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SOC 1 vs. SOC 2 | AICPA | Understanding the Key Differences & Similarities and What You Need to Know

Thanks largely in part to the launch of the American Institute of Certified Public Accountants' (AICPA) SOC framework, the SOC 1 vs. SOC 2 discussion is well under way.

SOC stands for "System and Organization Controls", which allows qualified practitioners (i.e., licensed and registered Certified Public Accountants) to issue SOC 1, SOC 2, and/or SOC 3 reports.

After the SSAE 16 standard (which is used for issuing SOC 1 reports, and has been replaced with SSAE 18) effectively replaced the longstanding SAS 70 auditing standard for reporting periods ending on or after June 15, 2011, there has been much debate regarding SOC 1 vs. SOC 2 – specifically, when are they applicable, what is the respective scope for each, and what similarities or differences do they each share.

System and Organization Control (SOC 1) reports are to be conducted in accordance with Statement on Standards for Attestation Engagements No. 18 (SSAE 18). This AICPA attestation standard was intended not only to replace SAS 70 and SSAE 16, but also to reincorporate the auditing process with the concept of internal controls over financial reporting, or ICFR.

The SOC framework places elevated importance on the ICFR component for service organization reporting, thus advocating service organizations to opt for SOC 1 if the organization has a true nexus with ICFR, such as those in the financial services industry.

One perk of the SOC framework is the flexibility it provides regarding reporting options. The SOC 2 framework was created for technology-based service organizations, such as data centers, I.T. managed services and software as a service (SaaS) vendors, to name a few.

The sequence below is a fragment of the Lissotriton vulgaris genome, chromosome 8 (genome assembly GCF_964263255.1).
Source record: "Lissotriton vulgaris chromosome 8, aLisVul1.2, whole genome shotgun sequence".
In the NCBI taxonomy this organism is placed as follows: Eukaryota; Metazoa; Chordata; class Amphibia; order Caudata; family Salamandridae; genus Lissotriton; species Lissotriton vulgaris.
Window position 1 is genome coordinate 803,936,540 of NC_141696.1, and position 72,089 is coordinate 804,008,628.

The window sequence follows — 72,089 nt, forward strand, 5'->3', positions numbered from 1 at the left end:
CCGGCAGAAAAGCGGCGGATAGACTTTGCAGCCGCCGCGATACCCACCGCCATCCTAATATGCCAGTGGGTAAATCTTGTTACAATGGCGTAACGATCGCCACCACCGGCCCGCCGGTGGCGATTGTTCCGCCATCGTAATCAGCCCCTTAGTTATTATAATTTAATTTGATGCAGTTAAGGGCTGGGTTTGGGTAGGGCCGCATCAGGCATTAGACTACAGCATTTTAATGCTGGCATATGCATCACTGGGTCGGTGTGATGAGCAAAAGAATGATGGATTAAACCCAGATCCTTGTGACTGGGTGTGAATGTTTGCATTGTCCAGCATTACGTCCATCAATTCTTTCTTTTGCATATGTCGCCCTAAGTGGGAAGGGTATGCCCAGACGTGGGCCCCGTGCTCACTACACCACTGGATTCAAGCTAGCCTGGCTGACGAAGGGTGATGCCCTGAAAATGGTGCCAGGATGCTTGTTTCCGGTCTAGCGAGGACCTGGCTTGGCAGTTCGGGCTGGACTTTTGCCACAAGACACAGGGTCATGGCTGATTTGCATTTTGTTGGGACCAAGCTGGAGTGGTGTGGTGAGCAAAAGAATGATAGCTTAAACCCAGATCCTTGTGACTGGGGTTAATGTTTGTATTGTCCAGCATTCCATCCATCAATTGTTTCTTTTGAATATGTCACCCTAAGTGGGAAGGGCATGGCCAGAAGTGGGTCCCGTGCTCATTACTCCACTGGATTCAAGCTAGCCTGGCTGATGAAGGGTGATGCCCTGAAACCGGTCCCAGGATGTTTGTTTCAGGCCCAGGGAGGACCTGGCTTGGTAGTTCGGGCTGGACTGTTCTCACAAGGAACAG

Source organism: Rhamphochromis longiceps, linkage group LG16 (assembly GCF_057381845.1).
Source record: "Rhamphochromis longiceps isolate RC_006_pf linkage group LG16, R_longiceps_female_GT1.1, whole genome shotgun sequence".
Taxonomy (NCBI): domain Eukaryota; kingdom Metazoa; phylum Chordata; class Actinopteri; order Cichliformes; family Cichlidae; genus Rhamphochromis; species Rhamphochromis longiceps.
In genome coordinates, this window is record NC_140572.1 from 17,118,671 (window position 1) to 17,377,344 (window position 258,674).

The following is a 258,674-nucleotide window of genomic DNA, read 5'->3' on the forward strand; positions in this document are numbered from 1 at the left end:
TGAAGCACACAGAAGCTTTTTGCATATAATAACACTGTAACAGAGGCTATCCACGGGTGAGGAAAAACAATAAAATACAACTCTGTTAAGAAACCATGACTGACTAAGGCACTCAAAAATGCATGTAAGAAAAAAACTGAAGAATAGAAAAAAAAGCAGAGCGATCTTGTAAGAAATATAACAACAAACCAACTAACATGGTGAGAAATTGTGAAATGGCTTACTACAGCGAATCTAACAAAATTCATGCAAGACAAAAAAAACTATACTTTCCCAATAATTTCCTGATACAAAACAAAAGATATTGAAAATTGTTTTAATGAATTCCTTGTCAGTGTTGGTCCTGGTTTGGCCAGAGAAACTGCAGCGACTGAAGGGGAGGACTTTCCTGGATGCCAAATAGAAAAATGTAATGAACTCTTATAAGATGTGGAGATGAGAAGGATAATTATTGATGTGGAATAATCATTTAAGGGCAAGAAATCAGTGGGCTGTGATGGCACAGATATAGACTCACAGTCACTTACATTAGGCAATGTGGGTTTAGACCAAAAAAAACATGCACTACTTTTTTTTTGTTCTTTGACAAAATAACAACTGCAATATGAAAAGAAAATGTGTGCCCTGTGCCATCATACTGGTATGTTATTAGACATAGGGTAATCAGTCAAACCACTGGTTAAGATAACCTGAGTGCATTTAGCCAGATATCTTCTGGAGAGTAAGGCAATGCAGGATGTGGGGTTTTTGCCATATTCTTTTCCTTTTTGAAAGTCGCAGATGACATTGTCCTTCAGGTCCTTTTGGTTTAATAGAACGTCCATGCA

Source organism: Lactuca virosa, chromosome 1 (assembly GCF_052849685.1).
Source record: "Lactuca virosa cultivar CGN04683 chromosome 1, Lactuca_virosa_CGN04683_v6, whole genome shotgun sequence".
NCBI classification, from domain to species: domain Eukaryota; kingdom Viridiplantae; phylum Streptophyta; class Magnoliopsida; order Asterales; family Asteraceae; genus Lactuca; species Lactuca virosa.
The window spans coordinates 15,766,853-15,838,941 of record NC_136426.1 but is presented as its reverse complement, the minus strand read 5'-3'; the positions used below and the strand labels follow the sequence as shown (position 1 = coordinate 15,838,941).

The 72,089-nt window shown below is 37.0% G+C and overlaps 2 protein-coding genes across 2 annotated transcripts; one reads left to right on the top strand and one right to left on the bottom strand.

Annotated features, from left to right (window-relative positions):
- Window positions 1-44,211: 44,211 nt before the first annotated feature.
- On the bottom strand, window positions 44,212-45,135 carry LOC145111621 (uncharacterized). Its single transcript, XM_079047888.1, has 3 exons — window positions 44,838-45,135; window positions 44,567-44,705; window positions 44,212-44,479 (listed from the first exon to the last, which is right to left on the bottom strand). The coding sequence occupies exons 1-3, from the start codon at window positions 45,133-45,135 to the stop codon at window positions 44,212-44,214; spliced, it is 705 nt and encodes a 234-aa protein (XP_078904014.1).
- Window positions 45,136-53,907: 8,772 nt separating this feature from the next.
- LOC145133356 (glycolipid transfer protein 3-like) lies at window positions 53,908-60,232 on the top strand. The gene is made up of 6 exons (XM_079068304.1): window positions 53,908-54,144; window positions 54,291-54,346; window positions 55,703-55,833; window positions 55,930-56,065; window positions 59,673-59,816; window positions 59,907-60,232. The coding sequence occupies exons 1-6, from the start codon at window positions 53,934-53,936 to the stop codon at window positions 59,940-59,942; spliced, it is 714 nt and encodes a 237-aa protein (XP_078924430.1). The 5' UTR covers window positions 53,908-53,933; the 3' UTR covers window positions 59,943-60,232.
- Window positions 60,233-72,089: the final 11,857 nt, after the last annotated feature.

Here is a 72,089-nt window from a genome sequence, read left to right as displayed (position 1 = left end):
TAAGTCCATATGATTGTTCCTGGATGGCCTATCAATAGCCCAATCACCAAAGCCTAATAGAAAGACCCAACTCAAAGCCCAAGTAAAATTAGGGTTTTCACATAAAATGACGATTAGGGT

Technically, the majority of service organizations which have sought SSAE 16 (and now SSAE 18) compliance in recent years could now opt for SOC 2 reporting, which uses the AT 101 professional standard to issue reports.

Within this framework is a comprehensive set of criteria known as the Trust Services Criteria (TSP) which are composed of the following five (5) sections:

• The security of a service organization' system.
• The availability of a service organization's system.
• The processing integrity of a service organization's system.
• The confidentiality of the information that the service organization's system processes or maintains for user entities.
• The privacy of personal information that the service organization collects, uses, retains, discloses, and disposes of for user entities.

AICPA Publications relating to each applicable SOC Framework:

• SOC 1: Statement on Standards for Attestation Engagements, "Reporting on Controls at a Service Organization" as published by the AICPA.
• SOC 2: Attestation Standards, Section 101 of the AICPA Codification Standards (AT Section 101). "Reporting on Controls at a Service Organization Relevant to Security, Availability, Processing Integrity, Confidentiality, or Privacy (SOC 2)", as published by the AICPA.

Intended Subject Matter and Applicable Scope:

• SOC 1: Internal Controls over Financial Reporting (ICFR).
• SOC 2: Controls at a service organization that are relevant to security, availability, processing integrity confidentiality, or privacy.

Intended Users of each Report:

• SOC 1: Auditors of the user organization's financial statements, management of the user organizations, and management of the service organization.
• SOC 2: Relevant parties that are knowledgeable about the services provided by the actual service organization.

To learn more about NDNB's SOC 1 SSAE 18 and SOC 2 reporting services and our competitive, fixed-fee pricing, contact Christopher G. Nickell, CPA. He can be contacted at 1-800-277-5415, ext. 706 or via email at This email address is being protected from spambots. You need JavaScript enabled to view it..

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